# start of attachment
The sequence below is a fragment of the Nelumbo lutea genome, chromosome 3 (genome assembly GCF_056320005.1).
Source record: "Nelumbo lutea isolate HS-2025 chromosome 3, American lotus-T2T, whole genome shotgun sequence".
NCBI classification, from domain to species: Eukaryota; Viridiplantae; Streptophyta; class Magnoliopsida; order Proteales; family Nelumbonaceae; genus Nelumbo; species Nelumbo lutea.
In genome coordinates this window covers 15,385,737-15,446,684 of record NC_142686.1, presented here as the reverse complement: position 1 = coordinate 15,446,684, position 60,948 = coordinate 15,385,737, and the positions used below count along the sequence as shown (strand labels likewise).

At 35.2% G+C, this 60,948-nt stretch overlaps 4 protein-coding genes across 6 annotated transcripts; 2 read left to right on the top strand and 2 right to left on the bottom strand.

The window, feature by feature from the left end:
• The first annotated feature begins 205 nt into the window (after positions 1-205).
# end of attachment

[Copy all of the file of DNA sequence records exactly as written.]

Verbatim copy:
The sequence below is a fragment of the Nelumbo lutea genome, chromosome 3 (genome assembly GCF_056320005.1).
Source record: "Nelumbo lutea isolate HS-2025 chromosome 3, American lotus-T2T, whole genome shotgun sequence".
NCBI classification, from domain to species: Eukaryota; Viridiplantae; Streptophyta; class Magnoliopsida; order Proteales; family Nelumbonaceae; genus Nelumbo; species Nelumbo lutea.
In genome coordinates this window covers 15,385,737-15,446,684 of record NC_142686.1, presented here as the reverse complement: position 1 = coordinate 15,446,684, position 60,948 = coordinate 15,385,737, and the positions used below count along the sequence as shown (strand labels likewise).

At 35.2% G+C, this 60,948-nt stretch overlaps 4 protein-coding genes across 6 annotated transcripts; 2 read left to right on the top strand and 2 right to left on the bottom strand.

The window, feature by feature from the left end:
• The first annotated feature begins 205 nt into the window (after positions 1-205).